Installation of satellite tags on captured Lesser Flamingos © all photos: Direction des Parc Nationaux, Senegal
Bonn, 14 December 2021 - A training workshop on satellite tagging and satellite telemetry monitoring of Lesser Flamingos (Phoeniconaias minor) took place at the Djoudj National Bird Park (PNOD) in Senegal from 2 to 5 December 2021. Hosted by the government of Senegal, the 4-day training was jointly organized by the Senegal National Parks Directorate (DPN), the Mauritanian Directorate for the Protection and Restoration of Species and the Environment (DPREM), the UNEP/AEWA Secretariat and the Tour du Valat research institute. The training was made possible thanks to financial support from the Convention on Biological Diversity (CBD) in the framework of a project funded under the Bio-Bridge Initiative (BBI), as well as in-kind contributions from the Governments of Senegal and Mauritania, Tour du Valat and the UNEP/AEWA Secretariat.
The 4-day training workshop which brought together 15 technical experts from Senegal and four from Mauritania, helped familiarize participants with the concept and practical aspects of satellite tracking of birds, in particular Lesser Flamingos. The participants hailed from key national parks of known importance for the survival of the Lesser Flamingo in Senegal and Mauritania, as well as institutions involved in the monitoring of the species. These included, among others, the Senegal DPN, Djoudj National Bird Park, Djoudj Biological Station, Saint Louis Marine Protected Area and Eco-guard Associations of PNOD and the Langue de Barbarie National Park in Senegal, as well as the Mauritanian DPREM, Banc d’Arguin and Diawling National Parks. Participants underwent an intense and hands-on training, guided by the two main trainers from Tour du Valat, Antoine Arnaud and Thomas Blanchon.
The first day of the workshop consisted of theoretical sessions during which the trainees were introduced to the basic concepts of satellite tagging and the use of satellite telemetry for monitoring of wildlife, including birds, the use of mapping tools to exploit satellite data and techniques of capturing birds for installation of satellite tags on the birds. The theoretical part also touched upon the observation of ringed birds and transcription and communication of observations from ringed birds, which is another method of monitoring movement of birds.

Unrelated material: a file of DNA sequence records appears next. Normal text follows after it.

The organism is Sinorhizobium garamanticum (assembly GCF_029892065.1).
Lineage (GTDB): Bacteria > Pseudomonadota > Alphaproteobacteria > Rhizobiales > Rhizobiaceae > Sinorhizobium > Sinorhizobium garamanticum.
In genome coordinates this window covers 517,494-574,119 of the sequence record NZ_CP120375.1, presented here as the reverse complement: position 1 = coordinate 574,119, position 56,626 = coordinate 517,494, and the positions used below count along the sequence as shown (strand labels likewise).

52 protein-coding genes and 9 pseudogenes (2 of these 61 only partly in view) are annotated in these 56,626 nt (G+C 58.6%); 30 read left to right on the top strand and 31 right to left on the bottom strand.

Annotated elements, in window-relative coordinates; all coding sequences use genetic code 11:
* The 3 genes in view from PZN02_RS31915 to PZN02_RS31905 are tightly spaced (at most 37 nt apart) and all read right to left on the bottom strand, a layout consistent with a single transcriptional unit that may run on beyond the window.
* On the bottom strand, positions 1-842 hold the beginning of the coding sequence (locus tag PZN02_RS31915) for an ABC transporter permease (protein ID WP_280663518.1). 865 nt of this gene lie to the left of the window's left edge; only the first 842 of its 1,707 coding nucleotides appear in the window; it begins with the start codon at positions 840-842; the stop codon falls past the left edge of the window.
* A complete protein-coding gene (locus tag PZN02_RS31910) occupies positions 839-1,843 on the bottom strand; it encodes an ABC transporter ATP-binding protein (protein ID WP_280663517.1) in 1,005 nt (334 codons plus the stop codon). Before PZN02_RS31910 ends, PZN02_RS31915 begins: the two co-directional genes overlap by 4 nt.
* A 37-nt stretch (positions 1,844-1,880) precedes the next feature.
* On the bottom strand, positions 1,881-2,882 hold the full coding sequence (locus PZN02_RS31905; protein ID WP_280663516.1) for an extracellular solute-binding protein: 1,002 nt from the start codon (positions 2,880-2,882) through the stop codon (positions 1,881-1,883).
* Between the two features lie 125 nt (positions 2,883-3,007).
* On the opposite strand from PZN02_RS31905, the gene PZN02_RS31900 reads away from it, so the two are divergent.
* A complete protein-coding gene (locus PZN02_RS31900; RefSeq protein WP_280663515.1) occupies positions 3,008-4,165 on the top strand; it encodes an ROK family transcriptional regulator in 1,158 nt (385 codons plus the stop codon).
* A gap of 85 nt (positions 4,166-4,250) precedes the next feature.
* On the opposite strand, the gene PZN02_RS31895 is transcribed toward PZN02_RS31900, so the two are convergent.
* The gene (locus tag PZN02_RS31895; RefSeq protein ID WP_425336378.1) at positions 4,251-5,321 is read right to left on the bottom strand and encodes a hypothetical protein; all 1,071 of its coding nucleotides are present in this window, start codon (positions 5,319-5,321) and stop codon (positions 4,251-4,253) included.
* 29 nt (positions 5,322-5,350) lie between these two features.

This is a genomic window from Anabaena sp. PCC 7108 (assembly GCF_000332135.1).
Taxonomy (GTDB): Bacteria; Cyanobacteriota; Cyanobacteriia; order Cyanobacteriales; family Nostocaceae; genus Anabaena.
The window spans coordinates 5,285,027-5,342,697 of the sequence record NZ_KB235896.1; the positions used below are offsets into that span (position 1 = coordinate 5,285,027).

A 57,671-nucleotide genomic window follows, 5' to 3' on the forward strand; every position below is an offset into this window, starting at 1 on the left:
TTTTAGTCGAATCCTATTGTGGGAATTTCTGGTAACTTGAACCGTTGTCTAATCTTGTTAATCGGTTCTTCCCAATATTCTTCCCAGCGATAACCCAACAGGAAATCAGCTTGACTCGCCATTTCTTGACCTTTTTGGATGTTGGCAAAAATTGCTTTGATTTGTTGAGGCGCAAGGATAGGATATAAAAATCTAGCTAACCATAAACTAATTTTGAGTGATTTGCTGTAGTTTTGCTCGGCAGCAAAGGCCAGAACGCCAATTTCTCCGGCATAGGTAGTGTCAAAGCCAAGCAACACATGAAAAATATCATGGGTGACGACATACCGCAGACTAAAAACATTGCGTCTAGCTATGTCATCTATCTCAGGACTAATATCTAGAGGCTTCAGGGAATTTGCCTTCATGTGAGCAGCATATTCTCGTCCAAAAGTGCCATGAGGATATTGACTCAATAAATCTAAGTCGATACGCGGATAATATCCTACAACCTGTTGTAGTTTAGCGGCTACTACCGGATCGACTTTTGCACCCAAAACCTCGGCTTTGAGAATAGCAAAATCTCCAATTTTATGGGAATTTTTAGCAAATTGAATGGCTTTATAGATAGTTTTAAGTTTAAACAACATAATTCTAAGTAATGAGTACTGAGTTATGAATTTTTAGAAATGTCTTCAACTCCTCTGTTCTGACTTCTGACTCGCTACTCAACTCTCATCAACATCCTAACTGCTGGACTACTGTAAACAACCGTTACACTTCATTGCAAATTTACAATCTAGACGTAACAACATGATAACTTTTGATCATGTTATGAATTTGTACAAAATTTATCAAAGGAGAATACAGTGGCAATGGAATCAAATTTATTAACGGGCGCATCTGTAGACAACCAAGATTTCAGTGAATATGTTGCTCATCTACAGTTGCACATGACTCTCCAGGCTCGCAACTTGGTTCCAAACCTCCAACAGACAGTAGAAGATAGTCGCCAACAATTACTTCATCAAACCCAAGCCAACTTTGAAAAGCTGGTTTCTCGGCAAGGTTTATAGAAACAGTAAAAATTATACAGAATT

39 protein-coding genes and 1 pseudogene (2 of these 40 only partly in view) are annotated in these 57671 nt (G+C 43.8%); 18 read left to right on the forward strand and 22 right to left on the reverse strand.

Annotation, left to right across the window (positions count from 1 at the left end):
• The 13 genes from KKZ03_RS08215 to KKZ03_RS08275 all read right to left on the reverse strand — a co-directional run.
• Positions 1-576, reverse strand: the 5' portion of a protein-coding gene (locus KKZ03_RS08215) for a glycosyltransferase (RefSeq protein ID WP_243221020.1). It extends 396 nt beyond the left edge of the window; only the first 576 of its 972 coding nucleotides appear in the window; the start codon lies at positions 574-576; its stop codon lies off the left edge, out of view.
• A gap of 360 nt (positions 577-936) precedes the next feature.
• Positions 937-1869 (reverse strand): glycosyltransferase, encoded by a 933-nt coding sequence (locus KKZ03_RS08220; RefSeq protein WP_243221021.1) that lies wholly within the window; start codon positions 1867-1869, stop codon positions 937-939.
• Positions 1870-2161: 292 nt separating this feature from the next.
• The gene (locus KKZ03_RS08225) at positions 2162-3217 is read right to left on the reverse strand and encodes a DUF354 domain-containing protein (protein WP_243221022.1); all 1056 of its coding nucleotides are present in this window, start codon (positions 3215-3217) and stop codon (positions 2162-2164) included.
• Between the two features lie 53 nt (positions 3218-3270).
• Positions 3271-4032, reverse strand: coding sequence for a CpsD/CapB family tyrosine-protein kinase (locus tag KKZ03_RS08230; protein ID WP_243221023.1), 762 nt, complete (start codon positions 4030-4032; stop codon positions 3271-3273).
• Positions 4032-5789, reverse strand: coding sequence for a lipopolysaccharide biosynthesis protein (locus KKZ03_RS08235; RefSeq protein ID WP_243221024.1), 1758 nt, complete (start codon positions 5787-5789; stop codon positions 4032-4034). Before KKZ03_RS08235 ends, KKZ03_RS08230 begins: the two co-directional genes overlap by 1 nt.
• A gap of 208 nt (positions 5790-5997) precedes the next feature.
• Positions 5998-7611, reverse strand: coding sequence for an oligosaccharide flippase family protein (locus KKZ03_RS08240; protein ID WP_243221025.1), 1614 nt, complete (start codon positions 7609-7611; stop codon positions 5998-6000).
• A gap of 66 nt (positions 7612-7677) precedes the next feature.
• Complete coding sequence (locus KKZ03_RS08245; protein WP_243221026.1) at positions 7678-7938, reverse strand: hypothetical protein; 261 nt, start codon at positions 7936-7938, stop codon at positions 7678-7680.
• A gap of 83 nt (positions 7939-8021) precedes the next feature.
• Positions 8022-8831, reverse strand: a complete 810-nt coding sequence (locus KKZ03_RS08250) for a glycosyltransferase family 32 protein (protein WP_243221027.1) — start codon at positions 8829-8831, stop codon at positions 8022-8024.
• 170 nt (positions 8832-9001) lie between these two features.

Following the theoretical part of the training, participants immersed themselves in three days of mainly practical field training in the Djoudj National Bird Park. In the course of the field practice, three out of the four satellite transmitters purchased in the framework of the project were successfully installed on Lesser Flamingos captured during the training workshop. Together with the trainers, the trainees learned and practiced how to locate and carefully trap the birds. A number of Lesser Flamingos were successfully captured, and the satellite tags were subsequently installed on the captured individuals, thus putting into practice the new knowledge and skills acquired during the first day of the workshop. The actual observation of the ringed birds at the Djoudj National Park constituted part of the field exercise.
The training workshop also provided a useful opportunity for participants to share information, data and experience on flamingo counts in the region, during a “Flamingo workshop” conducted on day two.
The training course has enabled trainees to enhance their knowledge on the satellite telemetry technology, strengthen their capacity for capturing targeted birds, attaching light satellite transmitters to them and subsequently accessing information on the movement of the birds through a satellite information system. The satellites will transmit the location of the tags back to receivers on the Earth’s surface, thus enabling users of the technology to track the movements of the birds in space and time.
The very active participation, skill and enthusiasm of trainees and trainers alike contributed to the success of this training workshop which received much positive feedback. It is hoped that the data acquired through the satellite tracking of the birds will complement information about the migration behaviour of individuals of the West African population of the Lesser Flamingo and the sites used by the birds during their annual cycle. This will hopefully lead to the identification of additional sites of national and international importance for the species’ conservation and thereby better inform the conservation action for the Lesser Flamingo.
The training workshop has made an important contribution to AEWA’s efforts to enhance the technical capacity for scientific research in the African region. The AEWA Plan of Action for Africa 2019-2027 attaches considerable importance to improving capacity in the region, including through actions to identify and address gaps in capacity as well as promote partnership for institutionalized capacity enhancement efforts and joint research programmes to address priority knowledge gaps. Such capacity enhancement actions are highlighted, among others under the Plan’s targets 5.1 and 5.3.
Last updated on 14 December 2021